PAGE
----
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RENEE MONTAGNE, host:

We go to Baghdad now, and the story of one man who has watched the Iraq War unfold before his eyes. He's a juice vendor on Al Rashid Street, one of the oldest thoroughfares in the Iraqi capital. The potion he makes is squeezed from dried grapes, and is said to heal all kinds of ills. He's served dictators, generals and even insurgents. NPR's Kelly McEvers paid him a visit.

KELLY MCEVERS: Haji Mohammad Abdel Ghafour inherited this shop from his father, who inherited it from his father. Black-and-white photos show men stomping grapes with bare feet.

Mr. HAJI MOHAMMAD ABDEL GHAFOUR (Juice Vendor): (Foreign language spoken)

MCEVERS: Now Haji, as he's known, buys dried grapes from northern Iraq, where he says the fruit is most delicious. Machines press the grapes these days and -well, Haji won't tell the rest.

Mr. GHAFOUR: (Through translator) You know, it's among our secrets, because everyone is trying to know the recipe of making this juice. But once we tell you, in this case, we are disclosing our secrets.

MCEVERS: For almost a hundred years, this secret recipe has been served here on Rashid Street, with its Ottoman-era archways and its reputation as a place to while away the time in cafes, playing chess and listening to long-gone Arab singers.

Mr. GHAFOUR: (Through translator) Actually, I'm selling juice to everyone, starting with poor people, to prime minister, to the president.

MCEVERS: Saddam Hussein came into the shop once, in 1990, when the Arab League summit was in Baghdad.

Mr. GHAFOUR: ...Hosni Mubarak, Yasser Arafat...

MCEVERS: But the '90s weren't so good for business. U.N. sanctions either sent Iraqis out of the country, or left them too desperate to spend what money they had on Rashid Street. Still, Haji says the shop never closed, even after the American invasion in 2003. Then came the violent years, when decades of pent-up hatred and revenge spilled into the streets. One day, a man who sold books about Shiite Islam walked by Haji's shop.

Mr. GHAFOUR: (Through translator) And he told me hello, and I just replied hello. Then one minute later, I heard gunshots. So when I went there to see what was going on, I saw this guy, and he was shot, and his blood was everywhere. So I got my handkerchief from my pocket, and I covered his face.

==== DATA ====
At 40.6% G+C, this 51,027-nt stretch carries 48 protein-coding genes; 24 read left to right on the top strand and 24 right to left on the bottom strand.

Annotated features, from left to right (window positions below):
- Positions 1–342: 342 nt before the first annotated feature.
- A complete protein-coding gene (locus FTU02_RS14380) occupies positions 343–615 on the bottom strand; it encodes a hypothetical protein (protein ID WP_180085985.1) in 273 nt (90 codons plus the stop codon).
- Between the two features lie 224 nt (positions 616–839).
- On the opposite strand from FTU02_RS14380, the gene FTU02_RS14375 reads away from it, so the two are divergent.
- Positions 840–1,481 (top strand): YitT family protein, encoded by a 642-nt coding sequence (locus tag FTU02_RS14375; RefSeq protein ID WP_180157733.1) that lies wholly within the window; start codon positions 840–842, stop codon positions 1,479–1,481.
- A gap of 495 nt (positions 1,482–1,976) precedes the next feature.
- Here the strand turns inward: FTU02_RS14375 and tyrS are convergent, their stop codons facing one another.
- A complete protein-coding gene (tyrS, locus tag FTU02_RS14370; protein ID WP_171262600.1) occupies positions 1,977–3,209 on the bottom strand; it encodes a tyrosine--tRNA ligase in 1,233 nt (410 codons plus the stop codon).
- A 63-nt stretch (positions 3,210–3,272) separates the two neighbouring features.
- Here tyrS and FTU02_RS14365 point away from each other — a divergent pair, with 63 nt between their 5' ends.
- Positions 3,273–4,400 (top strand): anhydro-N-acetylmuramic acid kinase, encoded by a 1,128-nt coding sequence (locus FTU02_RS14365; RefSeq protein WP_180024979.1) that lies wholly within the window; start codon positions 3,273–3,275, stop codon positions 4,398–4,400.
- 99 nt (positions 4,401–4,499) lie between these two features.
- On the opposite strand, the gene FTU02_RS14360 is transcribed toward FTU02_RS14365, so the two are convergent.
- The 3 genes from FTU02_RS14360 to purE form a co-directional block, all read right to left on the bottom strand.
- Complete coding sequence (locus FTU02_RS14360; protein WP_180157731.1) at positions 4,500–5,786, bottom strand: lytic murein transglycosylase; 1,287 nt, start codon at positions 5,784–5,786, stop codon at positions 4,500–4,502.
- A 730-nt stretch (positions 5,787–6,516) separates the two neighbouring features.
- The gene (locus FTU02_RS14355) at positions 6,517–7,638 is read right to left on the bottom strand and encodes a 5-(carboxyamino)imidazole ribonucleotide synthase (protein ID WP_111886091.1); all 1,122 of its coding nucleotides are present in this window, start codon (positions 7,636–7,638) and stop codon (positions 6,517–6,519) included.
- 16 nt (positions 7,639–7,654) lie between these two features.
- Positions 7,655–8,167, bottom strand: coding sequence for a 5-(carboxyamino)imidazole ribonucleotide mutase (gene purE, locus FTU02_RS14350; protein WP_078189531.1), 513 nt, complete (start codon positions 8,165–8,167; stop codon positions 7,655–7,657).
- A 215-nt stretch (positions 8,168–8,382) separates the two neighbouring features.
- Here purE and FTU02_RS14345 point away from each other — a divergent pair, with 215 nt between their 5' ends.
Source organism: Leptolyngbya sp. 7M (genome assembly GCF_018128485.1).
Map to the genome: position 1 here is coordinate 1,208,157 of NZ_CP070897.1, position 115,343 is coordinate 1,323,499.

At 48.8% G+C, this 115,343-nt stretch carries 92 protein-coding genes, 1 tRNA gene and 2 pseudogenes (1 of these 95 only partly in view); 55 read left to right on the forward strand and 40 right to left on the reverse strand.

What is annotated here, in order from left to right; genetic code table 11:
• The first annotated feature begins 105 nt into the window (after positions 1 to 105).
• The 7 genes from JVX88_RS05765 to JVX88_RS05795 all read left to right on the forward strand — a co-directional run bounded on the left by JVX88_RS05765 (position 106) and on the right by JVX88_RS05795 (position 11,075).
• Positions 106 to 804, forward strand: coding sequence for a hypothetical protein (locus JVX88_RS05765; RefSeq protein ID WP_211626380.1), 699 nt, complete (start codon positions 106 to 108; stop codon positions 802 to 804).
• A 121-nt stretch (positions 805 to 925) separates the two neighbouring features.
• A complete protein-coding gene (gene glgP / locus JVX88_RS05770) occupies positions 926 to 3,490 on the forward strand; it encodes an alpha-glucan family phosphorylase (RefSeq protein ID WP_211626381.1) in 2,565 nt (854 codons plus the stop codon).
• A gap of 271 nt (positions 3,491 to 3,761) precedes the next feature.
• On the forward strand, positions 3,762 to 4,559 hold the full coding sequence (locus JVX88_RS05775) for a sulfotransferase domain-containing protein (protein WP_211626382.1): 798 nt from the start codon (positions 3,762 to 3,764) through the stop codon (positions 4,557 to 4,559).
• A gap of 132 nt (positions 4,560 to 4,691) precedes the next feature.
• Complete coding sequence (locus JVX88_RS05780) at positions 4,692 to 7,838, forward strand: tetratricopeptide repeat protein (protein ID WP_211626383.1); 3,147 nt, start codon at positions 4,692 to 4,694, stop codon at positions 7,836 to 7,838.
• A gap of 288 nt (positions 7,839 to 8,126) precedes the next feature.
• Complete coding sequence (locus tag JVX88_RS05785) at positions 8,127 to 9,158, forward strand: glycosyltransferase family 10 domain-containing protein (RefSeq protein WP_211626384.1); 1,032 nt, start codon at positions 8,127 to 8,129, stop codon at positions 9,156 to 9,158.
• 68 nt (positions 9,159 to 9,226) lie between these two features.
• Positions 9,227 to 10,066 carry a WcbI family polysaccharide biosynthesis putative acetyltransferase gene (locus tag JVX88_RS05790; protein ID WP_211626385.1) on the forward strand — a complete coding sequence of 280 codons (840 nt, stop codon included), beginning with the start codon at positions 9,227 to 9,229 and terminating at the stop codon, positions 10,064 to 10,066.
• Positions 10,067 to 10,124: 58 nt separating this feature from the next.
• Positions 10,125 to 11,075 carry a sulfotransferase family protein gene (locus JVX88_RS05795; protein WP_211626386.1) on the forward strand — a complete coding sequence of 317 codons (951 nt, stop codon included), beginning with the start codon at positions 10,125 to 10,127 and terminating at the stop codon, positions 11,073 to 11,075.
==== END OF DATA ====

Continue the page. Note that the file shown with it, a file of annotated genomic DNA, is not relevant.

MCEVERS: After days like that, Rashid became a street of ghosts, Haji says. Nearly all the shops closed; bodies would turn up in the gutters; and militants affiliated with al-Qaida in Iraq terrorized the neighborhood.

Mr. GHAFOUR: (Through translator) Three or four gunmen, they showed up and they told me, stop. And I was, of course, shocked. I was scared. Suddenly, one of them, he was telling his people, oh, he's the Haji. We know him. Let him go.

MCEVERS: After that, the militants were regulars in Haji's shop. Later, some of these militants joined with American forces to take back Baghdad's neighborhoods. Now, there's less violence and more open shops, but the street still looks broken and sad. Iraqi army Humvees roll past to check for bombs.

Unidentified Man #1: (Foreign language spoken)

MCEVERS: What are they saying?

Mr. GHAFOUR: They are telling cars to move.

MCEVERS: Earlier this month, just down the street, dozens of young men were killed by a suicide bomber in front of an army recruiting office. Haji says he wishes the Americans hadn't dismantled Iraq's army just because it was loyal to Saddam.

Mr. GHAFOUR: (Through translator) I do believe it's the Americans' mistake, what happened right now, because they did not preserve or keep the infrastructure of their invaded country.

MCEVERS: Nowadays, Haji says what you hear a lot of Iraqis say: Maybe this democracy thing isn't what we need. Maybe we need a strong man to put us back together and keep us together - just not another Saddam.

Mr. GHAFOUR: (Through translator) We want a strong, but a just, ruler.

MCEVERS: A customer stops to get his empty water bottle filled with juice.

Mr. GHAFOUR: (Foreign language spoken)

Is it okay if I taste it?

Unidentified Man #2: Of course you can taste it.

MCEVERS: So this is like the famous thing, right? OK. Wow. It's very sweet, but not too sweet.

Haji says even during Saddam's days, they had a saying about this shop: If there's juice to be had, then Rashid Street is alive. Baghdad is alive. Iraq is alive - broken, and just a hint of what it once was, Haji says, but alive.

Kelly McEvers, NPR News, Baghdad.

(Soundbite of music)

MONTAGNE: You're listening to MORNING EDITION, from NPR News.

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